I found this website that has an analysis of the "relationship" question on the US Census over time.
It appears that, since the 1890s, the term "partner" was used as one of several descriptions in the census relationship column to indicate a boarder. The article is quite interesting. It is an analysis of people who are considered boarders in the households in census records from 1890 to the 2000s.
--- In firstname.lastname@example.org, "Walt/Gloria Elston" <elstonwg@...> wrote:
> I came across something in the 1940 US Federal Census that I have never
> seen before. In the entry for one household, one gentleman was listed as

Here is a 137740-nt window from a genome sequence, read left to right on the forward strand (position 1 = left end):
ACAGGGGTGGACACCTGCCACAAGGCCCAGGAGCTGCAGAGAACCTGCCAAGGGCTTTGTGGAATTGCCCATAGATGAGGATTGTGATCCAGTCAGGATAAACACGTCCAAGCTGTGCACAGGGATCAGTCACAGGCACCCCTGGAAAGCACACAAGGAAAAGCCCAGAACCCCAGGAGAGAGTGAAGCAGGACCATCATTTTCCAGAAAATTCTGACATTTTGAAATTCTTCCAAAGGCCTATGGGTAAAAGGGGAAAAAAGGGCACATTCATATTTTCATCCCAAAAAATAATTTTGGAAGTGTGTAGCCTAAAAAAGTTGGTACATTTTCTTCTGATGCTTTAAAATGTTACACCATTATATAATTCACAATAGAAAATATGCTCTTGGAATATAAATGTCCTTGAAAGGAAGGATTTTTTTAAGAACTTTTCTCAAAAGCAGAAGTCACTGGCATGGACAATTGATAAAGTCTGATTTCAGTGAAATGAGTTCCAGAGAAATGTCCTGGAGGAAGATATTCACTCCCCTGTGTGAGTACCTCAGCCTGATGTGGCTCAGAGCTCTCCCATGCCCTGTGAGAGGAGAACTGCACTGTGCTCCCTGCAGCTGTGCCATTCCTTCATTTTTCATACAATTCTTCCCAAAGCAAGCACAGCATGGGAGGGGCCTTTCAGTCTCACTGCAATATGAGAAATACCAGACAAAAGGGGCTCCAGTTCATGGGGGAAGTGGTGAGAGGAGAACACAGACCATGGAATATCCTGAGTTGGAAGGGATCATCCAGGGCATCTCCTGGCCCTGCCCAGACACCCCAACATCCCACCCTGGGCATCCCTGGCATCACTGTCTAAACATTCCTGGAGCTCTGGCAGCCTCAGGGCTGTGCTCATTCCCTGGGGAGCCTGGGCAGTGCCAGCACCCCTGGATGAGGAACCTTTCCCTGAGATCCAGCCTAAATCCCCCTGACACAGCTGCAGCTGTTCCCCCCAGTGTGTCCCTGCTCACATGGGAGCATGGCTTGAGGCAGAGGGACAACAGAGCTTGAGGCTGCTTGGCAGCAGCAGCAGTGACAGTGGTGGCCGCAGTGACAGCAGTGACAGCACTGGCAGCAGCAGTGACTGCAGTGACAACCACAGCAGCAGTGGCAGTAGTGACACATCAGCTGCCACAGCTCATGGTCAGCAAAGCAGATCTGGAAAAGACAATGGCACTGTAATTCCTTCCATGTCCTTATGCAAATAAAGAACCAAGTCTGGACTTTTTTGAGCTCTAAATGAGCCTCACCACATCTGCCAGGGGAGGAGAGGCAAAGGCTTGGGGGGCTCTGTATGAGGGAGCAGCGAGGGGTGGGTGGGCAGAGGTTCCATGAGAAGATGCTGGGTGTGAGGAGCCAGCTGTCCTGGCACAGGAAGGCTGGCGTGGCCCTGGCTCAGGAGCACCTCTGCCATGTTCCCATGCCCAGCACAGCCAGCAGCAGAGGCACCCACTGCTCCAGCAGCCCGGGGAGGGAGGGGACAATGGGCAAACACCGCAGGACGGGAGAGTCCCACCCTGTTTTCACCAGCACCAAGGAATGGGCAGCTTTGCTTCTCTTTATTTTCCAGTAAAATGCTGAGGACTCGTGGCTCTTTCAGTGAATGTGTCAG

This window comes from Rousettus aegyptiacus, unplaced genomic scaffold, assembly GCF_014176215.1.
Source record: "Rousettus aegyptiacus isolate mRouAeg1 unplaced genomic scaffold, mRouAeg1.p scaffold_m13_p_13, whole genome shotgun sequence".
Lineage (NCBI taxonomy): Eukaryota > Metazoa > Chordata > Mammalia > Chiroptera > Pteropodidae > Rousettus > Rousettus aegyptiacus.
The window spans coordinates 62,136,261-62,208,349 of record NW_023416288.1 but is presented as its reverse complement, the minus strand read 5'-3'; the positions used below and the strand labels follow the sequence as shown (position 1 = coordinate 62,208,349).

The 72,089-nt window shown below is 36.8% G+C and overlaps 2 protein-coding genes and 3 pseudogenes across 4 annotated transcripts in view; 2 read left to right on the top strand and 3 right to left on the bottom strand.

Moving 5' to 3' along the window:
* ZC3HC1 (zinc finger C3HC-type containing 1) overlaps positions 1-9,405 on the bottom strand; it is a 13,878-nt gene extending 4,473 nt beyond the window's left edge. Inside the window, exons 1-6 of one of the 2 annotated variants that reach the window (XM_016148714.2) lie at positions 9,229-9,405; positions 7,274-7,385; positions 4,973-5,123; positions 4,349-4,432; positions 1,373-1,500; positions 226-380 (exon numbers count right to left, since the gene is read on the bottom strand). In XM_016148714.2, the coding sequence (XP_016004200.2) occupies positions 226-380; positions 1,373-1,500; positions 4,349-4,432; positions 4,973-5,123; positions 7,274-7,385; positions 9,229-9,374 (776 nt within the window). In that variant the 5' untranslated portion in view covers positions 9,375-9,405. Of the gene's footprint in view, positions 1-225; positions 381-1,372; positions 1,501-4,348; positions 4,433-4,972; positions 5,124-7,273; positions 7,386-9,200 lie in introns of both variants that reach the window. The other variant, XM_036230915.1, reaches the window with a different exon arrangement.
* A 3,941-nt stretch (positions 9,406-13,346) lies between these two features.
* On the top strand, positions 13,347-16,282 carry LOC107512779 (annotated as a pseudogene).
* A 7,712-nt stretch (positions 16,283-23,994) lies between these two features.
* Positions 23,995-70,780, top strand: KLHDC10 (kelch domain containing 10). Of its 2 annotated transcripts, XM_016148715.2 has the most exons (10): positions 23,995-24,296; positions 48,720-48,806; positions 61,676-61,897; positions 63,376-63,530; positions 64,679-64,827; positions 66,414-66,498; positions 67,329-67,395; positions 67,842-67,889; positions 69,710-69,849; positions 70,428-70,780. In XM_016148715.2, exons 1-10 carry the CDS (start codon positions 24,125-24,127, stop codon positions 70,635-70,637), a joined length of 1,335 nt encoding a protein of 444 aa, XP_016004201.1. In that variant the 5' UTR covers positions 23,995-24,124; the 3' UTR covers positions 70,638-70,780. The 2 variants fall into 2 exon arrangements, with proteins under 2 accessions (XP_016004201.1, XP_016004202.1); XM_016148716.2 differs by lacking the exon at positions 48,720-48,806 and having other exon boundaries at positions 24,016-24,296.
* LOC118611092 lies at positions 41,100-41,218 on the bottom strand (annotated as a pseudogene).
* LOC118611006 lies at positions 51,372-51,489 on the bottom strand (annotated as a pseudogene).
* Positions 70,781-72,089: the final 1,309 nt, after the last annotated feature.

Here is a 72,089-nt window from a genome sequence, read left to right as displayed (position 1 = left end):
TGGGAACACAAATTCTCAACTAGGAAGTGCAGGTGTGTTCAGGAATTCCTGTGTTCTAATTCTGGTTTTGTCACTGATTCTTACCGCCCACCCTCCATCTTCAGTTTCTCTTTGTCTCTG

> head of household and the other gentleman was listed as "partner". In
> today's language the word might mean something other than what it meant in
> 1940. Anyone see this notation in their research? I am thinking that in
> 1940 it might have meant that the two were equal head of household
> (each splitting the rent etc.).
> [Non-text portions of this message have been removed]